Faith Hunter answers questions about editors and editing in this article.
"I’m curious, though, as to what qualifies an editor to be an expert. There are editors who are writers, and writers who are editors, and there are editors and writers who are *only* editors and writers. So where do editors gain this talent for improving on the work of writers? Is it just practice critiquing?"
First, off, there is a major difference between an edit and a critique.A through edit addresses pacing, plot progression, character development, plot and story arcs, the very structure and heart and soul of a novel or story. For the rest of this article go to:http://magicalwords.net/faith-hunter/the-ideal-editor/
What's Good and Bad In Publishing Contracts
Here's an interesting blog column written by an attorney who specializes in "representing authors and other talent in negotiations and litigation." In each article he will look at a specific publishing contract and comment on five items that are good or bad. Then he makes an overall recommendation.
Three Criteria for a Killer Title
My brain refuses to rest with a good title. It scrambles about until it finds thebest one. That perfect fit. And searching for the best is not easy. Often times, for me, it either comes or it doesn't.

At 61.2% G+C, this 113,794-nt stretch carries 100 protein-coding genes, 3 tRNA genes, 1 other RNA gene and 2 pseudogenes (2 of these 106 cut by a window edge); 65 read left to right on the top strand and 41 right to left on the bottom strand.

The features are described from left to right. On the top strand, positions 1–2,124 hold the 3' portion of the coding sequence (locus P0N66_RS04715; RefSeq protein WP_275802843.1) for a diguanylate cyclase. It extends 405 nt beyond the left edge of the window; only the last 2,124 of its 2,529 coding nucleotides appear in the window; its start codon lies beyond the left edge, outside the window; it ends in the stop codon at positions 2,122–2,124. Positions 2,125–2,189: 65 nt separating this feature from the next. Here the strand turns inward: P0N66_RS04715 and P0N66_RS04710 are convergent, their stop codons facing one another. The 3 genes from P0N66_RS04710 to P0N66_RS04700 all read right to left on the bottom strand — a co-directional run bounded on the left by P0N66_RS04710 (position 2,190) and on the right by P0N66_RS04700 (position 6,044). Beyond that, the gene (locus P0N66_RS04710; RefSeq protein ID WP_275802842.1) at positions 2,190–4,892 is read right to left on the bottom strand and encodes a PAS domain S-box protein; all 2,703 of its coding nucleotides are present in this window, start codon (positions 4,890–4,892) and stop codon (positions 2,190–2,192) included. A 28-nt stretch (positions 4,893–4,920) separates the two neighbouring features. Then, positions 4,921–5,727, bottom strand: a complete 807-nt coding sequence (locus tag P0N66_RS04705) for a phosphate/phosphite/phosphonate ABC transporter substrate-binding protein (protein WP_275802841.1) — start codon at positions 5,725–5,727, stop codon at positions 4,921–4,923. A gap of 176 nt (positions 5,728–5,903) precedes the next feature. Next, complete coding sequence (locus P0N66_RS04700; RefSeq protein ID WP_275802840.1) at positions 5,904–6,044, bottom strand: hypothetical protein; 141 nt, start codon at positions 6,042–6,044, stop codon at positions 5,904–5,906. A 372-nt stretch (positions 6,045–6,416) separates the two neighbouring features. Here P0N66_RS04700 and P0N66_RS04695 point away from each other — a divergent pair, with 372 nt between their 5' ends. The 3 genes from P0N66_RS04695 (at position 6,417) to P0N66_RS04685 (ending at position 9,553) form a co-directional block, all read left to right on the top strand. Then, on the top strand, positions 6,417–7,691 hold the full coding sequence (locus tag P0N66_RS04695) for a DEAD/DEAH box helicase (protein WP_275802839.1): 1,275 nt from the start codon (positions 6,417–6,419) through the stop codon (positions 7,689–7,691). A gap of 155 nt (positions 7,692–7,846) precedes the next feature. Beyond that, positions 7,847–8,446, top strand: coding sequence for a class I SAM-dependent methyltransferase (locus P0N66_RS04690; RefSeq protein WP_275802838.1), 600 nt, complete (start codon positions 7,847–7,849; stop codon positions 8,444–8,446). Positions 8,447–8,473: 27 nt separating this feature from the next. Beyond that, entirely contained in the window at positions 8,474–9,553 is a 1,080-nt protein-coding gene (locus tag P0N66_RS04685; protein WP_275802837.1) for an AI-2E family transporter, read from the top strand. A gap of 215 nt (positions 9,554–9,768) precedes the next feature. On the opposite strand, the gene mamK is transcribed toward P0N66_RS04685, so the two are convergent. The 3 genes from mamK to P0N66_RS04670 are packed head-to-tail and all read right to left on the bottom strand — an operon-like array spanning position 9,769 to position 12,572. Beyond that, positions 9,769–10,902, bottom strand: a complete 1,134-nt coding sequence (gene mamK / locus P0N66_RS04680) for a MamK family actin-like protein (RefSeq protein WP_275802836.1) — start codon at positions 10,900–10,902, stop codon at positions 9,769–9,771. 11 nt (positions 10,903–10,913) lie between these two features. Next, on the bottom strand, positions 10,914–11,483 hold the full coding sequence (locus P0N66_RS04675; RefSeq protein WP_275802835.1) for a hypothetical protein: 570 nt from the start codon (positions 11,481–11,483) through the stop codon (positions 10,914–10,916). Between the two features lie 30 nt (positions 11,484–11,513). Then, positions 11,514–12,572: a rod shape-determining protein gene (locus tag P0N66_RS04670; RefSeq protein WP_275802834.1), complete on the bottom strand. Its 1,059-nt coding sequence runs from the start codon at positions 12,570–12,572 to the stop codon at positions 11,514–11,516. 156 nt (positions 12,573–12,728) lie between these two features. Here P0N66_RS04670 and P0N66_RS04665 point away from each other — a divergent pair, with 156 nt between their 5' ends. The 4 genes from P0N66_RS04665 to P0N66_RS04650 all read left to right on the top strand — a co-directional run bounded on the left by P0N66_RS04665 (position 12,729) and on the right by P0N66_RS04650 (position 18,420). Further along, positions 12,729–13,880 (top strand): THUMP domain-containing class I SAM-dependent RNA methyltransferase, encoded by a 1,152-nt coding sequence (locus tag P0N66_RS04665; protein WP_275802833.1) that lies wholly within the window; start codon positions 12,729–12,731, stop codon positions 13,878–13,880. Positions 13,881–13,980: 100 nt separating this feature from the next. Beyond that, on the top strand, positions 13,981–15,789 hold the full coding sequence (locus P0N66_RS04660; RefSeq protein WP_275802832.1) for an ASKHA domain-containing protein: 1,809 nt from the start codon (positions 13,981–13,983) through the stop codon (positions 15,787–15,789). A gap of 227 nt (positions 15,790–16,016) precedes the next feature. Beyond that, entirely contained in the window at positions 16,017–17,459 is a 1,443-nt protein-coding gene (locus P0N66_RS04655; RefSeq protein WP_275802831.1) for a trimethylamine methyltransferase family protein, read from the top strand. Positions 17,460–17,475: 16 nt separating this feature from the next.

When it comes, what a glorious feeling. But when it doesn't? No fun at all. My brain turns into a stubborn donkey. The harder I push, the more it refuses to budge.
Which is exactly what happened these past couple weeks as my editor and I discussed potential titles for my debut novel. My brain refused to cooperate. Sure, I came up with a few suggestions. And some of those suggestions were okay. But none were great. None really resonated. None fit my idea of a strong title.
Which for me, involves three criteria:
It has to represent the story.
For more go to http://katieganshert.blogspot.com/2011/08/three-criteria-for-killer-title.html